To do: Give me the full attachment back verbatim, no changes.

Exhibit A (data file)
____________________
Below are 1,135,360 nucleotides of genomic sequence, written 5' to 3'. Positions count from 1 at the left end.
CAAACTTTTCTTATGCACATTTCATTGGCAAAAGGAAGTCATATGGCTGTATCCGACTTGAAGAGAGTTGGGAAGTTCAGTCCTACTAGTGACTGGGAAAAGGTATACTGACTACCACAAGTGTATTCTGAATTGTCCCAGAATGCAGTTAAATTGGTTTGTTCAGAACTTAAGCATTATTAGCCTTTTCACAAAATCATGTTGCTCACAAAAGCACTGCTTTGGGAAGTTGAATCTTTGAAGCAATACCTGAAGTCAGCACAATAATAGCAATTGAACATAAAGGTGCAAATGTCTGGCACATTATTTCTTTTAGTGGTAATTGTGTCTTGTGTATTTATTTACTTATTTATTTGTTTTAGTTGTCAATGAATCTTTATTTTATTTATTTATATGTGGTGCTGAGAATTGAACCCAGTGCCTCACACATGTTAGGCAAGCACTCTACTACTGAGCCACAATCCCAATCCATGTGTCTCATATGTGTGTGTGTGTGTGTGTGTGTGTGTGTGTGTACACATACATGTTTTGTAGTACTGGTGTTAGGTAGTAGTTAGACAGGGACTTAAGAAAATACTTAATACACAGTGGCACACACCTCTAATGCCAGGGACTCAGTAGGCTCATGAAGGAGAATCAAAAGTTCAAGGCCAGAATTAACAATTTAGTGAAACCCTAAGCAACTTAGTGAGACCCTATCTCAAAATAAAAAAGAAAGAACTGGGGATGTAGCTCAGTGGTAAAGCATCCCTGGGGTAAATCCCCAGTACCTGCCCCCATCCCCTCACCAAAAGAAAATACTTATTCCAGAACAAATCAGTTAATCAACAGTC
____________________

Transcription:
Below are 1,135,360 nucleotides of genomic sequence, written 5' to 3'. Positions count from 1 at the left end.
CAAACTTTTCTTATGCACATTTCATTGGCAAAAGGAAGTCATATGGCTGTATCCGACTTGAAGAGAGTTGGGAAGTTCAGTCCTACTAGTGACTGGGAAAAGGTATACTGACTACCACAAGTGTATTCTGAATTGTCCCAGAATGCAGTTAAATTGGTTTGTTCAGAACTTAAGCATTATTAGCCTTTTCACAAAATCATGTTGCTCACAAAAGCACTGCTTTGGGAAGTTGAATCTTTGAAGCAATACCTGAAGTCAGCACAATAATAGCAATTGAACATAAAGGTGCAAATGTCTGGCACATTATTTCTTTTAGTGGTAATTGTGTCTTGTGTATTTATTTACTTATTTATTTGTTTTAGTTGTCAATGAATCTTTATTTTATTTATTTATATGTGGTGCTGAGAATTGAACCCAGTGCCTCACACATGTTAGGCAAGCACTCTACTACTGAGCCACAATCCCAATCCATGTGTCTCATATGTGTGTGTGTGTGTGTGTGTGTGTGTGTGTGTACACATACATGTTTTGTAGTACTGGTGTTAGGTAGTAGTTAGACAGGGACTTAAGAAAATACTTAATACACAGTGGCACACACCTCTAATGCCAGGGACTCAGTAGGCTCATGAAGGAGAATCAAAAGTTCAAGGCCAGAATTAACAATTTAGTGAAACCCTAAGCAACTTAGTGAGACCCTATCTCAAAATAAAAAAGAAAGAACTGGGGATGTAGCTCAGTGGTAAAGCATCCCTGGGGTAAATCCCCAGTACCTGCCCCCATCCCCTCACCAAAAGAAAATACTTATTCCAGAACAAATCAGTTAATCAACAGTC